ESA's Studies of Next Generation Gravity Mission Concepts for Monitoring Mass Transport in the Earth System
Massotti, Luca; Siemes, Christian; Di Cara, Davina; del Amo, Jose Gonzalez; Girouart, Benedicte; Roger, Haagmans; Silvestrin, Pierluigi
The paper addresses the preparatory studies of future ESA mission concepts devoted to improve our understanding of the Earth’s mass transport phenomena causing temporal variations in the gravity field, at different temporal and spatial scales, due to ice sheet and glaciers melting trends, continental water cycles, ocean masses dynamics and solid-earth deformations. The ESA initiatives, started in 2003 with a study on observation techniques for solid Earth missions, continued recently through several system studies and technology developments, either for propulsion, e.g. tests on miniaturized ion thruster , or distance metrology, e.g. laser interferometry. These activities received precious inputs from the in-flight lesson learnt from ESA's Gravity field and steady-state Ocean Circulation Explorer (GOCE) mission and the American-German Gravity Recovery and Climate Experiment (GRACE) mission.
The "Assessment of a Next Generation Gravity Mission to Monitor the Variations of the Earth's Gravity Field" (concisely: NGGM) was performed in two parallel studies, one led by Thales Alenia Space (Turin, Italy) and another one by Astrium GmbH (Friedrichshafen, Germany). Both consortia included European universities and academic institutions for scientific support and requirement assessments. Several mission aspects were analyzed, leading to different mission concept features. The preferred mission concepts fitting the defined programmatic boundary conditions have been studied with prioritized science requirements and detailed system designs. In addition to the drivers due to tight propulsion requirements and accelerometer calibration issues, representing a dominant error source at large scales, the technical constraints on power and fuel generally dictate the choice of orbit. Thus, for each considered constellation type, the different interactions between drag-free and "loose" formation control have been analyzed together with the design of the relative attitude control that is necessary to ensure the inter-satellite laser link all along the mission length.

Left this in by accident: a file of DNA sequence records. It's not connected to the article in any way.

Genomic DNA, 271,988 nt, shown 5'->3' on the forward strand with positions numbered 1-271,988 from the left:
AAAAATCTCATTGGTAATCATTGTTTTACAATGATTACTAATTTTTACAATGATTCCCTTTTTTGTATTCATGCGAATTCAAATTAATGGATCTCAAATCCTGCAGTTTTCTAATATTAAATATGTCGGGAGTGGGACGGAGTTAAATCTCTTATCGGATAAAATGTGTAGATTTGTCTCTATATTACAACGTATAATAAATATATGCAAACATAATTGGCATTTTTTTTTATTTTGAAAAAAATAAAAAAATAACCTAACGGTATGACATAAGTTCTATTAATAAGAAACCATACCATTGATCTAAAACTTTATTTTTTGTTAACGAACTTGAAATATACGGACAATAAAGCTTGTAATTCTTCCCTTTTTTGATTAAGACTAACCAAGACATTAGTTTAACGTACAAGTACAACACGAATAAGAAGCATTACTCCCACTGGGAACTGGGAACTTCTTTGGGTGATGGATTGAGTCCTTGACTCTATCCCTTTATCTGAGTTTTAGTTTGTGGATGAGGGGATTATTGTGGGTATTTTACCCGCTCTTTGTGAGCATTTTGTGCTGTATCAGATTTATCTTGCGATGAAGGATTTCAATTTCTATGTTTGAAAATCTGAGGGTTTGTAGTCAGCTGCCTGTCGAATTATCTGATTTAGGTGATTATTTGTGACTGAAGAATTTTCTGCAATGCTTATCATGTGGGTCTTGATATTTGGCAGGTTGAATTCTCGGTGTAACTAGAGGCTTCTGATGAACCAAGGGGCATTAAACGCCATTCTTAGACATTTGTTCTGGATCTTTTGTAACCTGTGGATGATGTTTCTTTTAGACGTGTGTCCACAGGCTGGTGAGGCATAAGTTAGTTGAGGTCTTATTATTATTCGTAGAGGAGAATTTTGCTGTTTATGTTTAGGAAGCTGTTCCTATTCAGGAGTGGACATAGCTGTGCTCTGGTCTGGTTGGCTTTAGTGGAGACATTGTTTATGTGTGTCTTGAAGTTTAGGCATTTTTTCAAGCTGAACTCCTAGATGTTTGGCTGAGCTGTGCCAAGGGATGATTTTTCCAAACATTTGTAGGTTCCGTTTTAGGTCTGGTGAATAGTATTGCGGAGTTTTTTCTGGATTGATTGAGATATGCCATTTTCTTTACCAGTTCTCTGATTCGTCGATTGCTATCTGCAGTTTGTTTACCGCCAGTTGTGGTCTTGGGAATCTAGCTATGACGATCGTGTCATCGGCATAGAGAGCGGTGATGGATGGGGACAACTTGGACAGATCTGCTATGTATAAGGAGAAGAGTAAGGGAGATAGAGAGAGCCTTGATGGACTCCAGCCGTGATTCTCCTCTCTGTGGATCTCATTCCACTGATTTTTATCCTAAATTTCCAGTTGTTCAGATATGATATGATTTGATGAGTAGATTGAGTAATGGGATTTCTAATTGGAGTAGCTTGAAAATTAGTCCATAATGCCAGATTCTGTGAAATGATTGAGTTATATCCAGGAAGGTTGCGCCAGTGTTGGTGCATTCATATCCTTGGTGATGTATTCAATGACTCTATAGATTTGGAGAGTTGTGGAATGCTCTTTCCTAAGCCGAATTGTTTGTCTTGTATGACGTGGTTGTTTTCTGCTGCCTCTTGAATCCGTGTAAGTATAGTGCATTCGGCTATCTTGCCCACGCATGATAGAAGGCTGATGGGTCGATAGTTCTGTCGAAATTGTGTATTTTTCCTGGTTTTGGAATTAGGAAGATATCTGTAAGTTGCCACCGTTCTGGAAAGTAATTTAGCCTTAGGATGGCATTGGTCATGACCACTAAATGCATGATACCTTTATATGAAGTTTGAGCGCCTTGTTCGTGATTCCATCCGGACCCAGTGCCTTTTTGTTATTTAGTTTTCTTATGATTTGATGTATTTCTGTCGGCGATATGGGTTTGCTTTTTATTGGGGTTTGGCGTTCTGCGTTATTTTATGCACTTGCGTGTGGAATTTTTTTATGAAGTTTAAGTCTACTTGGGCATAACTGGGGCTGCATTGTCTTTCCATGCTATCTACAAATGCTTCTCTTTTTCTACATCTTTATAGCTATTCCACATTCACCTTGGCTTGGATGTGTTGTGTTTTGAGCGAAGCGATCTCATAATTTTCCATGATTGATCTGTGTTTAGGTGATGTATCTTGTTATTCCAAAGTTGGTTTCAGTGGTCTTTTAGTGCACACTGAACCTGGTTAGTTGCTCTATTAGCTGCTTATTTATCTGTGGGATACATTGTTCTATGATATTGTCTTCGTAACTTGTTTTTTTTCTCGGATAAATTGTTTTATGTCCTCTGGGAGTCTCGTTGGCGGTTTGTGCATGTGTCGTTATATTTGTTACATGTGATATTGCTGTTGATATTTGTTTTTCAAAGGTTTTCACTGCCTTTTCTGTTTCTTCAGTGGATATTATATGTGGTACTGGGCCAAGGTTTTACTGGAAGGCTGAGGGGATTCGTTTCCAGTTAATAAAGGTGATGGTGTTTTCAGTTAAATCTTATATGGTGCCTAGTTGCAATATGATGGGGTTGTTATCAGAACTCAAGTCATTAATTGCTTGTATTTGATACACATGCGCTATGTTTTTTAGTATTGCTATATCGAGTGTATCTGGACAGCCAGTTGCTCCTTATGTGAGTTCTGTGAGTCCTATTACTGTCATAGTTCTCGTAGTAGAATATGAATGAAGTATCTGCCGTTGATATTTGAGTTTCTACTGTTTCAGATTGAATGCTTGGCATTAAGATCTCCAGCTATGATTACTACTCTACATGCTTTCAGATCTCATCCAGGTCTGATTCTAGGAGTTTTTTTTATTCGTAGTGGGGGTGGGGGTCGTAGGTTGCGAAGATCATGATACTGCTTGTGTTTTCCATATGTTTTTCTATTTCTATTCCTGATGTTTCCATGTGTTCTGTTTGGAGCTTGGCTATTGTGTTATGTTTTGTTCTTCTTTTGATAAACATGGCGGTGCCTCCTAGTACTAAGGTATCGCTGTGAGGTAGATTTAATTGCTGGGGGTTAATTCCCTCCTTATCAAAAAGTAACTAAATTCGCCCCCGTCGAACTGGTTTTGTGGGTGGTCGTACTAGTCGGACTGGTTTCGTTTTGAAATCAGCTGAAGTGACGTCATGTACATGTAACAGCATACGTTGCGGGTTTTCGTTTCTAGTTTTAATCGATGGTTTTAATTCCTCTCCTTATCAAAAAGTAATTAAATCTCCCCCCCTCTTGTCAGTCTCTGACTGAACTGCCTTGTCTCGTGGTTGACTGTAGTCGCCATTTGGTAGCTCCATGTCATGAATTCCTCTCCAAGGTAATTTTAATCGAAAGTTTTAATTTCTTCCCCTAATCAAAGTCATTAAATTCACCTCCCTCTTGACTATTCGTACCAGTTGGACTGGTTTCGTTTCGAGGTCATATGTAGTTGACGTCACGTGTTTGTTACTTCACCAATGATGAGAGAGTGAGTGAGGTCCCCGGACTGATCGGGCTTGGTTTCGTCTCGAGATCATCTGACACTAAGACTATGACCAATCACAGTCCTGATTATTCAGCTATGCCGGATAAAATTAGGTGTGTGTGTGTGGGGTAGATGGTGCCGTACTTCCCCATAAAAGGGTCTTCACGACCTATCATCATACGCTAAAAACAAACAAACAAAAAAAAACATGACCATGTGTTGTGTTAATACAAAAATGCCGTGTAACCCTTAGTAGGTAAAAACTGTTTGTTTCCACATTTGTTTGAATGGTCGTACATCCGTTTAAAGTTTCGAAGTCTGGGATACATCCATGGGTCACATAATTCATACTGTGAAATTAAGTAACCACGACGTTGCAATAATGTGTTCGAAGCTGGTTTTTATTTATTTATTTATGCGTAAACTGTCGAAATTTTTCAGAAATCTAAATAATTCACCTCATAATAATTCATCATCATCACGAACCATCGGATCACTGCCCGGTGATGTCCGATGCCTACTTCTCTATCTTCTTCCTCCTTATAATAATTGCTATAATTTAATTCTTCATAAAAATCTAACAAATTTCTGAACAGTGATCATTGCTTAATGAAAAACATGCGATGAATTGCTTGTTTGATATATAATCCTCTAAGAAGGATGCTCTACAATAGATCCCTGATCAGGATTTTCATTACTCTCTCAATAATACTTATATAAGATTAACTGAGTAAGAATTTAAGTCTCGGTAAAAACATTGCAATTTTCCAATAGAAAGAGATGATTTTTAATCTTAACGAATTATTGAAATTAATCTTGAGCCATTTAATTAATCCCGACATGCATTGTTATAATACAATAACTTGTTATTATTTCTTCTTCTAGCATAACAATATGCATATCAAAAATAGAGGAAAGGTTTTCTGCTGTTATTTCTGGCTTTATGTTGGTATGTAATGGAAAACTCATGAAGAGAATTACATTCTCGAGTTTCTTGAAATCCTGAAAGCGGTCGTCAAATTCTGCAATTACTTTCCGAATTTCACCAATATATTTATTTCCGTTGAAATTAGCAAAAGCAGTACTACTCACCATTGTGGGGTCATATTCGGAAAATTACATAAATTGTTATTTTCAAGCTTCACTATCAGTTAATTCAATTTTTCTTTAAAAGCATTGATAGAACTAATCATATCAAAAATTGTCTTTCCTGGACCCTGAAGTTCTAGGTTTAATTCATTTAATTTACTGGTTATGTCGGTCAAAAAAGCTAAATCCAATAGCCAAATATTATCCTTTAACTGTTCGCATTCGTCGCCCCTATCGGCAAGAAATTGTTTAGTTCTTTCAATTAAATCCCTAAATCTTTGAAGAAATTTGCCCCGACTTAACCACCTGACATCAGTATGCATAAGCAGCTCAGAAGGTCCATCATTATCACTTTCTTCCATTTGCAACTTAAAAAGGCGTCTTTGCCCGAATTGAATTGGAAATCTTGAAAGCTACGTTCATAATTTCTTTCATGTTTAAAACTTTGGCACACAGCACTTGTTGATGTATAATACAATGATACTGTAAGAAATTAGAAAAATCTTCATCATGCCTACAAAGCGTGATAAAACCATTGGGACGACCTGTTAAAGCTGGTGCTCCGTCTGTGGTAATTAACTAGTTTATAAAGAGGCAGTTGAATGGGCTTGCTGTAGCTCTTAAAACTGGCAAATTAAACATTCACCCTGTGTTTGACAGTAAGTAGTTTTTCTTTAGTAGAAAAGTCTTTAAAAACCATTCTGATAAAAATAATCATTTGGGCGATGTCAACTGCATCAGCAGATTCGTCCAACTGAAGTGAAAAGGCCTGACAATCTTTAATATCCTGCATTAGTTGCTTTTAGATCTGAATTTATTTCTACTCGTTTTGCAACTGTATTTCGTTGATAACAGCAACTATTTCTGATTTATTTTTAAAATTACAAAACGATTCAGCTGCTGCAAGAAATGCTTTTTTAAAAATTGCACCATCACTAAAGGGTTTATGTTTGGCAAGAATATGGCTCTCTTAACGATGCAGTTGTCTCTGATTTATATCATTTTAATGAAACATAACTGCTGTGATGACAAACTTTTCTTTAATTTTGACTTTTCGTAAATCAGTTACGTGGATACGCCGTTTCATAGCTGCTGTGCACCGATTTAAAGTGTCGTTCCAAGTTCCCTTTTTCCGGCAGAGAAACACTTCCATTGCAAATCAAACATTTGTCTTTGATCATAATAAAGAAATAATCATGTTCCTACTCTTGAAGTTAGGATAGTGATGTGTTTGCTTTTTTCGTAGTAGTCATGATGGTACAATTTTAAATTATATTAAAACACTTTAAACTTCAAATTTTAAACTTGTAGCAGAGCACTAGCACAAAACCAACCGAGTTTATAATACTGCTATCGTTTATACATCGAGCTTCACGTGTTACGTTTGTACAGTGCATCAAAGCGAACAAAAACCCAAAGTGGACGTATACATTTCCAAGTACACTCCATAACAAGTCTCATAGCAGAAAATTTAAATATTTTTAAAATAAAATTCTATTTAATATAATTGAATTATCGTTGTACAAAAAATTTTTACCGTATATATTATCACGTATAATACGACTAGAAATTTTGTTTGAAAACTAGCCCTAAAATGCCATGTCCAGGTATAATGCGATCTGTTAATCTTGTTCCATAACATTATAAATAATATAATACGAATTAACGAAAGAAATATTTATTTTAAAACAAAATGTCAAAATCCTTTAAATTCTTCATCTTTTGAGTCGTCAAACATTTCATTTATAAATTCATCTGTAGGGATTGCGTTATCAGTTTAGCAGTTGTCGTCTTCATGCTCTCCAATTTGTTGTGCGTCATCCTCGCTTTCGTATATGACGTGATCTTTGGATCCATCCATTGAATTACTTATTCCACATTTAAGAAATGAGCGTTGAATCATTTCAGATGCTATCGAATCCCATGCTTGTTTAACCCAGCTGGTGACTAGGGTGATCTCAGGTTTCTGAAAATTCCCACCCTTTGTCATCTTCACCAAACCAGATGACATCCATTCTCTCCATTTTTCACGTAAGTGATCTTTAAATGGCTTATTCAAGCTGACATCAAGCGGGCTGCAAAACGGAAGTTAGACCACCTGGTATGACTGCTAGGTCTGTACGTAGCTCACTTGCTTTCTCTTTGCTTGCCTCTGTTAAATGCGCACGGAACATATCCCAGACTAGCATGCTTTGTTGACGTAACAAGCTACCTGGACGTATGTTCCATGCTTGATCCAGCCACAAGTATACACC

Since then, several complementary and TRP (Basic Technology Research Programme) studies were initiated and are currently running, notably:
The latest results concerning the preferred satellite architectures and constellations, payload design and estimated science performance will be presented as well as remaining open issues for future concepts. Attention will also be given to the ongoing ESA-NASA inter-agency cooperation to align preparatory work on synergistic mission concepts beyond GRACE Follow-On.